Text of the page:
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PML typically presents with progressive neurologic deficits, in particular weakness or gait disorders, over weeks to months. PML may also present with visual problems, headache, alterations in mental status, or dementia with focal signs.


  1. Etiologic agent is JC virus, a polyomavirus (not to be confused with Creutzfeldt-Jakob disease, a prion-related illness).

  2. Primary JC virus infection is common in childhood and usually asymptomatic, with seroprevalence of 39–69% among adults.

  3. PML is much more common in AIDS than in non–HIV-infected immunosuppressed persons: before ART, PML developed in 3–7% of persons with AIDS. Profound immunosuppression allows latent JC virus in reticuloendothelial system and kidney to gain access to CNS and replicate.

  4. Subsequent infection and lysis of the myelin-producing oligodendrocytes results in PML. Astrocytes may be infected.

  5. Multifocal or unifocal white matter lesions seen, forming large plaques distributed asymmetrically.

  6. Mean CD4TL count 84–104 cells/mcL: 25% of patients have CD4TL count > 200 cells/mcL

  7. ART is the mainstay of treatment: 63% of patients started on ART because of PML survive > 2 years. A majority of them have either improvement or stabilization of neurologic function.


  1. History and physical exam

    1. Limb weakness: 50–70%

    2. Gait disorder: 26–64%

    3. Speech disorder: 31–51%

    4. Visual impairment (hemianopsia): 21–50%

    5. Seizures: 5–23%

    6. Headaches: 23%

    7. Cognitive abnormalities/mental status changes: 25–65%

    8. Cranial nerve palsies: 31%

  2. Laboratory findings

    1. Serum antibodies to JC virus are not useful due to high prevalence of infection.

    2. CSF

      1. Routine studies may be normal or nonspecifically elevated.

      2. CSF PCR for JC virus DNA:

        1. 70–90% sensitive, 98% specific

        2. LR+ (average), 40; LR–, 0.20

        3. Some tests are more sensitive (detect low level of JC virus) and repeat analysis increases sensitivity to 90%.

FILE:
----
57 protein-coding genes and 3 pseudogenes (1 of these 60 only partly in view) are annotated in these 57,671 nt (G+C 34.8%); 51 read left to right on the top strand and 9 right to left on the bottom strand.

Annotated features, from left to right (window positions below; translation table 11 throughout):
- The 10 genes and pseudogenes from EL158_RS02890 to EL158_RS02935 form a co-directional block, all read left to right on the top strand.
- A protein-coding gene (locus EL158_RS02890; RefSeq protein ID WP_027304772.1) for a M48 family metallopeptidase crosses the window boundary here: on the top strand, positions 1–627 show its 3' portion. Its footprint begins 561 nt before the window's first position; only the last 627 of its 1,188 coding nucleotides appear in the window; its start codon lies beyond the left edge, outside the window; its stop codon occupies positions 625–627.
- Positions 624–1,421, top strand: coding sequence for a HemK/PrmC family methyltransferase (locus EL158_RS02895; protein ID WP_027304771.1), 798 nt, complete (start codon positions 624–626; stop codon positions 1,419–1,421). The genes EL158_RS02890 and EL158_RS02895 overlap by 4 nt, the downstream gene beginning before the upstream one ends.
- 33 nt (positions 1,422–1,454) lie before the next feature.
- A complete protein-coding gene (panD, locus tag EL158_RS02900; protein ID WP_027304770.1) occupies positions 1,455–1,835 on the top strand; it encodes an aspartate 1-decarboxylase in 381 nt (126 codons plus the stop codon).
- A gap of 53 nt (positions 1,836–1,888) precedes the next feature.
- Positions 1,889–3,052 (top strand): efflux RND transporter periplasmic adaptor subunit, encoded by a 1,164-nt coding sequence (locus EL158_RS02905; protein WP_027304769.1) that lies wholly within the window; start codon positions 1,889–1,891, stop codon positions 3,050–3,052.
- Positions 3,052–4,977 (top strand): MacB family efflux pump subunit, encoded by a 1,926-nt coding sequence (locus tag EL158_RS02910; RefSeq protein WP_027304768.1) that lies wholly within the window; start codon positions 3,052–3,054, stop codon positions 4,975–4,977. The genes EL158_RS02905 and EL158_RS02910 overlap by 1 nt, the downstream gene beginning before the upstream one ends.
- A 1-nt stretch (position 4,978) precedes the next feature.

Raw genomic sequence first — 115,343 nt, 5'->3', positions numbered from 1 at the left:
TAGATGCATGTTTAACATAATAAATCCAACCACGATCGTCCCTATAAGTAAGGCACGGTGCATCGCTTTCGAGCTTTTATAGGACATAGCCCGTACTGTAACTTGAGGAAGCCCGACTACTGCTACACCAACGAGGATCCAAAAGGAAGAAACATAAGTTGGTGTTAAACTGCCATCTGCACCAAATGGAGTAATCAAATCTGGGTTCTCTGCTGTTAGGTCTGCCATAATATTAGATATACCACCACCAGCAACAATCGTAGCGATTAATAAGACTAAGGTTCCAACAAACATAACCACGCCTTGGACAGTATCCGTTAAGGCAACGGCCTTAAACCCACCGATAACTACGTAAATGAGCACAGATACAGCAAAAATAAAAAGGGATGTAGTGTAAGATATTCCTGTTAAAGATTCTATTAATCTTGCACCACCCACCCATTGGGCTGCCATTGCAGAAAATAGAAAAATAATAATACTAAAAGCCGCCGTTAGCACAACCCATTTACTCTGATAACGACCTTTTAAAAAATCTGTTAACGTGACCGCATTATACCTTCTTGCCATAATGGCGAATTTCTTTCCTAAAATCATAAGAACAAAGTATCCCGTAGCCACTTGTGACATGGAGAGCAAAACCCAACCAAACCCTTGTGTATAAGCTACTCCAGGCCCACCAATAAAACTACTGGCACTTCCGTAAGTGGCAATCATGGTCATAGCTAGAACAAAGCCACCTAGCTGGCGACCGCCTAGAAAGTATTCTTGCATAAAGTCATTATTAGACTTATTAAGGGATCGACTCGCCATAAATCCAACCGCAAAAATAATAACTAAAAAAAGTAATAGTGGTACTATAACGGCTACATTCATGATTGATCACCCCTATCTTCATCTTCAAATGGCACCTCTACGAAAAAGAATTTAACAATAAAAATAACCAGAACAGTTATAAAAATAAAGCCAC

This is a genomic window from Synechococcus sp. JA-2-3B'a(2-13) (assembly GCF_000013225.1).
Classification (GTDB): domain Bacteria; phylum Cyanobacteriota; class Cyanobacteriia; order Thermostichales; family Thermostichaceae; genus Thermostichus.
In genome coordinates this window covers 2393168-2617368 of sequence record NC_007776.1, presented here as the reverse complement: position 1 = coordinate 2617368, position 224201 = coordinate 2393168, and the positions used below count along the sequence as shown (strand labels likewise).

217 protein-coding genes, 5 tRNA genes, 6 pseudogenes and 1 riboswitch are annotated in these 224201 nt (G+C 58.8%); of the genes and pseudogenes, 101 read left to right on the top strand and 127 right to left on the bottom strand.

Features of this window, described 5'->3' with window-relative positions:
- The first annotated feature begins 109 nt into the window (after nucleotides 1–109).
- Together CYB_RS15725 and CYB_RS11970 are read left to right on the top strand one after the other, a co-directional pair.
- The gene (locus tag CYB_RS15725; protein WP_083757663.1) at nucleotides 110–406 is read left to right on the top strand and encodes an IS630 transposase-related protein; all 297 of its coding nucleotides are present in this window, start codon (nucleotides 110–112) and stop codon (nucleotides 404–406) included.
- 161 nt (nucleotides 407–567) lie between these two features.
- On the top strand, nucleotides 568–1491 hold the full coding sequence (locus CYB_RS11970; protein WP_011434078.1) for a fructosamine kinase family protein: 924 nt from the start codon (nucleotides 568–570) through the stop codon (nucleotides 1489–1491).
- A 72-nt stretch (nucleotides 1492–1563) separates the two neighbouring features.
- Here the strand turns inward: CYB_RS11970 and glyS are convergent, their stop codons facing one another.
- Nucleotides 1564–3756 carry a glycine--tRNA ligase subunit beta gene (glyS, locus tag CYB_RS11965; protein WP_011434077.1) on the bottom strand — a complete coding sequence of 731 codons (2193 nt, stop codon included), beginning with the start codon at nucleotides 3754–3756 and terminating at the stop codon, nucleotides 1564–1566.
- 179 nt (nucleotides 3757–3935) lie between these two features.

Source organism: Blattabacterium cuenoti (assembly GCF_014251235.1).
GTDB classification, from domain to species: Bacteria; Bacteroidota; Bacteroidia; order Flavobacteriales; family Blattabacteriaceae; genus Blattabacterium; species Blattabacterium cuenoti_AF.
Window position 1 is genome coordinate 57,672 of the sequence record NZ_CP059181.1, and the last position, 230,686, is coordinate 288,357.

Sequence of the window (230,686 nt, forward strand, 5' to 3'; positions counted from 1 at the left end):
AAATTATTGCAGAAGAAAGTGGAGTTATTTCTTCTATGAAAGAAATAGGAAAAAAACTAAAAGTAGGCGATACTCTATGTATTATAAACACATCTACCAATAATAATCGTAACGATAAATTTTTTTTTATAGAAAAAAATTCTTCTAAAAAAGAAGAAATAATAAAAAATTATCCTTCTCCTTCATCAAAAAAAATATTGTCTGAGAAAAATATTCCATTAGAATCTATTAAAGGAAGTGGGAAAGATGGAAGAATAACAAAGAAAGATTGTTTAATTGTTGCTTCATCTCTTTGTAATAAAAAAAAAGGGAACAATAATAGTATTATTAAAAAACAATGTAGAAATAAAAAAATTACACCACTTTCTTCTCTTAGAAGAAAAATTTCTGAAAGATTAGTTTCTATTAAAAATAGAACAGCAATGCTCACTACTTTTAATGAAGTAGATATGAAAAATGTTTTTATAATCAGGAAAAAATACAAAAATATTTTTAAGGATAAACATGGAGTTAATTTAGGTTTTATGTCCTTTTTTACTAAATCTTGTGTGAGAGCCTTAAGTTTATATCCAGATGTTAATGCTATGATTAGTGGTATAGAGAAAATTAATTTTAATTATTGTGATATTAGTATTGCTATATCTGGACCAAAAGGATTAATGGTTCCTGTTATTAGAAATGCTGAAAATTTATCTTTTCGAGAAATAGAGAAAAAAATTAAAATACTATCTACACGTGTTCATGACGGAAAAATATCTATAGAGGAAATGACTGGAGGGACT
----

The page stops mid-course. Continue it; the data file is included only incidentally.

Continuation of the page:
4. Sensitivity is diminished in patients receiving ART.

    3. CNS imaging

      1. Typically shows extensive multifocal patchy white matter demyelination with sparing of the cortical gray matter

      2. MRI more sensitive than CT scanning (CT 63% sensitive) (See Figure 5-5)

      3. Lesions hypodense on CT scanning, low intensity on T1-weighted MRI, hyperintense on T2-weighted MRI

      4. On imaging, lesions are restricted to the subcortical white matter, respecting the gray-white junction of the cerebrum.

      5. There is overlap in the MRI features of TE, PCL, and PML. However, certain features suggest PML:

        1. Lack of enhancement (except peri-plaque enhancement after starting ART, consistent with IRIS)

        2. Lack of mass effect

        3. Less well-circumscribed lesions

      6. MRI typically shows scalloping at gray-white matter interface (see Figure 5-5).

      7. CT scanning typically demonstrates white matter hypodense lesions.

      8. Brain biopsy: 100% specific but sensitivities only 64% to 96% due to sampling error

  3. image MRI is markedly superior to CT for diagnosis of PML.


  1. ART is associated with improvement or cure in some patients.

    1. Survival pre-ART averaged 4–6 months. Survival has improved to 60% since the introduction of ART.

    2. 80% of survivors have significant residual neurologic deficits

    3. Some patients receiving ART develop IRIS with worsening of symptoms and enhancement around the ...

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